The levels of antioxidants like SOD (Fig. 3), catalase (Fig. 4), and liver glycogen (Fig. 5) were measured to know the efficacy of CoQ10. Diabetic-induced group possessed significant (p < 0.05) decrease in the level of antioxidants. CoQ10 and glibenclamide were able to increase the levels significantly (p < 0.05) which are almost similar to the normal group. Group treated with CoQ10 alone has possessed normal antioxidant levels.
Fig. 3

Effect of CoQ10 on SOD in liver and kidney tissue homogenates of STZ-induced rats. Each value represents the mean ± SD of six rats. Comparisons were made as follows: a—group 1 vs groups 2, 3, 4, 5; b—group 2 vs groups 3, 4, 5; c—group 3 vs groups 4, 5; d—group 4 vs group 5. The symbols represent statistical significance at *p < 0.05. Statistical analysis was calculated by one-way ANOVA followed by the Student Newman–Keul’s test

Fig. 4

Effect of CoQ10 on Catalase in liver and kidney tissue homogenates of STZ-induced rats. Each value represents the mean ± SD of six rats. Comparisons were made as follows: a—group 1 vs groups 2, 3, 4, 5; b—group 2 vs groups 3, 4, 5; c—group 3 vs group 4, 5; d—group 4 vs group 5. The symbols represent statistical significance at *p < 0.05. Statistical analysis was calculated by one-way ANOVA followed by the Student Newman–Keul’s test

Fig. 5

Effect of CoQ10 on liver glycogen of STZ-induced rats. Each value represents the mean ± SD of six rats. Comparisons were made as follows: a—group 1 vs groups 2, 3, 4, 5; b—group 2 vs group 3, 4, 5; c—group 3 vs groups 4, 5; d—group 4 vs group 5. The symbols represent statistical significance at *p < 0.05. Statistical analysis was calculated by one-way ANOVA followed by the Student Newman–Keul’s test

Effect of CoQ10 on liver histopathology of STZ-induced rats

Normal central vein and normal hepatocytes were observed in the group 1. Diabetic-induced rats were observed to possess periportal inflammation, periportal fatty infiltration, and pyknotic nuclei (Fig. 6).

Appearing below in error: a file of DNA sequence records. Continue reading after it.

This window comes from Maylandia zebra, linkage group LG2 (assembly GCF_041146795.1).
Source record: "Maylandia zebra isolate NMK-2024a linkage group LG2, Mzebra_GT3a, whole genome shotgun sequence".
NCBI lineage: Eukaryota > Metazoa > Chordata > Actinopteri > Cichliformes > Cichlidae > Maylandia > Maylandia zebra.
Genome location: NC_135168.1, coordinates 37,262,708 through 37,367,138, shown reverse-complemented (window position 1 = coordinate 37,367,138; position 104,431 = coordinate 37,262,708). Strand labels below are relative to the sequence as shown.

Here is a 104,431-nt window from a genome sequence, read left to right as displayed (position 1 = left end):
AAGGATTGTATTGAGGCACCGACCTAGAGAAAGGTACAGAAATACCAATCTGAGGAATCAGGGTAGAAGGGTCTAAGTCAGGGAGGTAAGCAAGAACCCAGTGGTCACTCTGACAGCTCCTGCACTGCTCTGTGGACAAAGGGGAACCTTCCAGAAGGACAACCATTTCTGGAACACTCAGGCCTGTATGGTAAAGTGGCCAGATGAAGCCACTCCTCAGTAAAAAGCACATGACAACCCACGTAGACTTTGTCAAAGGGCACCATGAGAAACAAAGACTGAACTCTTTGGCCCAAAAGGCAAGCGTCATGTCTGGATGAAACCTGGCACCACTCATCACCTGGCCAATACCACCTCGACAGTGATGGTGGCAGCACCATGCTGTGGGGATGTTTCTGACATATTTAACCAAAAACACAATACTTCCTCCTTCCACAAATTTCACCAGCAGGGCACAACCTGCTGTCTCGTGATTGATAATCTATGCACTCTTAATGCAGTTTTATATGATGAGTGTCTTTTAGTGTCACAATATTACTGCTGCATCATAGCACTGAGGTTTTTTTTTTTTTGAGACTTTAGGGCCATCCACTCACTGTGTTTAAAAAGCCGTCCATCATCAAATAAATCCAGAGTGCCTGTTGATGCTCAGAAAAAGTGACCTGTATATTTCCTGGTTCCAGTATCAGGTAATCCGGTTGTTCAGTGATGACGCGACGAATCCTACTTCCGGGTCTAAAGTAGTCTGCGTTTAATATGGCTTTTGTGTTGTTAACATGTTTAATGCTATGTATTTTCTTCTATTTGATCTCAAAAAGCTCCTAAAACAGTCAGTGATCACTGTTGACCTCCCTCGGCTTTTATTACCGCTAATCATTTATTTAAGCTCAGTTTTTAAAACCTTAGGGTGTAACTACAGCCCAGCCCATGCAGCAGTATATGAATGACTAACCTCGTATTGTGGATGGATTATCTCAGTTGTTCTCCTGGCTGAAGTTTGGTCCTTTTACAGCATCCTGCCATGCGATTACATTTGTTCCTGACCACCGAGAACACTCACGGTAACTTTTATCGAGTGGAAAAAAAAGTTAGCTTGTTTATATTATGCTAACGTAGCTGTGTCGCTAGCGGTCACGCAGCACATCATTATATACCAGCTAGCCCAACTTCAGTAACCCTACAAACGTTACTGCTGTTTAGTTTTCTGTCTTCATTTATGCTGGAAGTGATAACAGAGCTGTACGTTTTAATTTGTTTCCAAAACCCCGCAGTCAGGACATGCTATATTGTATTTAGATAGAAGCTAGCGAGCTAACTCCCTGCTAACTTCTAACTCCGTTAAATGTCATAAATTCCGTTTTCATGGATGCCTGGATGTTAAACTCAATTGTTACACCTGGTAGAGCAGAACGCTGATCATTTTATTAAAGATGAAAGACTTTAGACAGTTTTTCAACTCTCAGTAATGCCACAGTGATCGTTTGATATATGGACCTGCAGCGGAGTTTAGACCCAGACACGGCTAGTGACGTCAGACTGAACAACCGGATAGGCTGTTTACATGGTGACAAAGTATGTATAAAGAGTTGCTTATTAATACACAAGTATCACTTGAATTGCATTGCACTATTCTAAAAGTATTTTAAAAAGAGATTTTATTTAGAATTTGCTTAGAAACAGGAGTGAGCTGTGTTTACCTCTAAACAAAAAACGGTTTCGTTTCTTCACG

Fig. 6

Effect of CoQ10 on liver histopathology of STZ-induced rats. Liver histopathology (H&E staining). a Group 1 shows normal liver histology with normal central vein and normal hepatocytes. b Group 2 liver section shows periportal inflammation, periportal infiltration, and few pyknotic nuclei. The lobular architecture is maintained. c Group 3 shows normal central vein and normal hepatocyte morphology. d Group 4 shows some pyknotic nuclei and mild periportal inflammation. e Group 5 shows normal hepatocytes and central vein

Effect of CoQ10 on kidney histopathology of STZ-induced rats

Normal control group is observed to show normal glomerulus, which is also observed in the CoQ10 treatment group (Fig. 7), whereas diabetic rats possessed an inflammation in glomerulus with proteinuria, tubular damage, and spillage in Bowman ’s capsule. Glibenclamide-treated diabetic group possessed normal glomerulus with mild inflammation and also mild proteinuria. Group treated with CoQ10 alone has showed normal tubules.
Fig. 7

Effect of CoQ10 on kidney histopathology of STZ-induced rats. Kidney histopathology (H&E staining). a Group 1 shows normal renal tissue morphology with normal glomerulus. b Group 2 shows tubular damage with proteinuria and periglomerular inflammation. c Group 3 shows normal renal tissue morphology. d Group 4 shows mild proteinuria and mild periglomerular inflammation. e Group 5 shows normal renal tissue morphology

Effect of CoQ10 on pancreas histopathology of STZ-induced rats

STZ-induced diabetic rats were observed to possess damage in the islets (Fig. 8). The CoQ10-treated diabetic group possessed to recover the damaged islets, which is also similar in glibenclamide-treated group. Group treated with CoQ10 alone has shown normal islets.
Fig. 8

Effect of CoQ10 on pancreas histopathology of STZ-induced rats. Pancreas histopathology (H&E staining). a Group 1 shows normal pancreas histology of beta cells and islets. b Group 2 damaged islets. c Group 3 shows the recovery of islets. d Group 4 shows the recovery of islets. e Group 5 shows normal islets. The lobular architecture is maintained

Discussion

Our study reveals that the CoQ10 has effectiveness in recovering the STZ-induced rats. The complication in STZ-induced rats includes polydipsia (excess intake of water), hyperphagia (increased food intake), hyperglycemia, and severe weight loss [5]. Severe and continuous weight loss was observed in our study (Fig. 1).